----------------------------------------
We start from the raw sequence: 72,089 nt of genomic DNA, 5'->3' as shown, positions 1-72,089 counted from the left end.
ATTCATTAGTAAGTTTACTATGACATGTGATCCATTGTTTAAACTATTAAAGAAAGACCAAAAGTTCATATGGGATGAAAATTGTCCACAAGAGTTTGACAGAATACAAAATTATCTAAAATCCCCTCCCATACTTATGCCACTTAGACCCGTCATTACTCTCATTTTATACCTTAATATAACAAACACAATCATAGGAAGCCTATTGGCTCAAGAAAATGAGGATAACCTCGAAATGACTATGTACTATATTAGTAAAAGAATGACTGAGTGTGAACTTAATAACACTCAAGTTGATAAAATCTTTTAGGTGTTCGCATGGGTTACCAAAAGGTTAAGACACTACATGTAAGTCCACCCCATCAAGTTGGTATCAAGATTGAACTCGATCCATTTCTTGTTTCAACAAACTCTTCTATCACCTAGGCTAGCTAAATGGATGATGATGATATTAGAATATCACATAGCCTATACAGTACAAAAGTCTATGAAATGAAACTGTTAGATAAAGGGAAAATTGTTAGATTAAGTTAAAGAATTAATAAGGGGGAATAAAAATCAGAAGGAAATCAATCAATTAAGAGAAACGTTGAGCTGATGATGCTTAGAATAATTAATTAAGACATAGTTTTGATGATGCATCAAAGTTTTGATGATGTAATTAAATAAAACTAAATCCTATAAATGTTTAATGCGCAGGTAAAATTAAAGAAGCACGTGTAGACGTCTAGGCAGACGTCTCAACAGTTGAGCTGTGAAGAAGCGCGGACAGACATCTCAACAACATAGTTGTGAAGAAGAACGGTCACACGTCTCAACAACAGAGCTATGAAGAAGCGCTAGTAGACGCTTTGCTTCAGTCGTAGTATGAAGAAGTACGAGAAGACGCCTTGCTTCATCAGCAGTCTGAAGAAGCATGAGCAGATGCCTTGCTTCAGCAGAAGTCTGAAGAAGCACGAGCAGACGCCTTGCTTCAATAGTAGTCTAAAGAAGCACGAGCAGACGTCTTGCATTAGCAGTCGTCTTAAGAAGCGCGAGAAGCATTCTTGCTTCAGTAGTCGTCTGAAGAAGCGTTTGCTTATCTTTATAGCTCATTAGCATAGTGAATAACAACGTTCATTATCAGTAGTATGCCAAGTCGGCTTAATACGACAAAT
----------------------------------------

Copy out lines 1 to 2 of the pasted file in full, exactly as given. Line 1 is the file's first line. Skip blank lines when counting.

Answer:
We start from the raw sequence: 72,089 nt of genomic DNA, 5'->3' as shown, positions 1-72,089 counted from the left end.
ATTCATTAGTAAGTTTACTATGACATGTGATCCATTGTTTAAACTATTAAAGAAAGACCAAAAGTTCATATGGGATGAAAATTGTCCACAAGAGTTTGACAGAATACAAAATTATCTAAAATCCCCTCCCATACTTATGCCACTTAGACCCGTCATTACTCTCATTTTATACCTTAATATAACAAACACAATCATAGGAAGCCTATTGGCTCAAGAAAATGAGGATAACCTCGAAATGACTATGTACTATATTAGTAAAAGAATGACTGAGTGTGAACTTAATAACACTCAAGTTGATAAAATCTTTTAGGTGTTCGCATGGGTTACCAAAAGGTTAAGACACTACATGTAAGTCCACCCCATCAAGTTGGTATCAAGATTGAACTCGATCCATTTCTTGTTTCAACAAACTCTTCTATCACCTAGGCTAGCTAAATGGATGATGATGATATTAGAATATCACATAGCCTATACAGTACAAAAGTCTATGAAATGAAACTGTTAGATAAAGGGAAAATTGTTAGATTAAGTTAAAGAATTAATAAGGGGGAATAAAAATCAGAAGGAAATCAATCAATTAAGAGAAACGTTGAGCTGATGATGCTTAGAATAATTAATTAAGACATAGTTTTGATGATGCATCAAAGTTTTGATGATGTAATTAAATAAAACTAAATCCTATAAATGTTTAATGCGCAGGTAAAATTAAAGAAGCACGTGTAGACGTCTAGGCAGACGTCTCAACAGTTGAGCTGTGAAGAAGCGCGGACAGACATCTCAACAACATAGTTGTGAAGAAGAACGGTCACACGTCTCAACAACAGAGCTATGAAGAAGCGCTAGTAGACGCTTTGCTTCAGTCGTAGTATGAAGAAGTACGAGAAGACGCCTTGCTTCATCAGCAGTCTGAAGAAGCATGAGCAGATGCCTTGCTTCAGCAGAAGTCTGAAGAAGCACGAGCAGACGCCTTGCTTCAATAGTAGTCTAAAGAAGCACGAGCAGACGTCTTGCATTAGCAGTCGTCTTAAGAAGCGCGAGAAGCATTCTTGCTTCAGTAGTCGTCTGAAGAAGCGTTTGCTTATCTTTATAGCTCATTAGCATAGTGAATAACAACGTTCATTATCAGTAGTATGCCAAGTCGGCTTAATACGACAAAT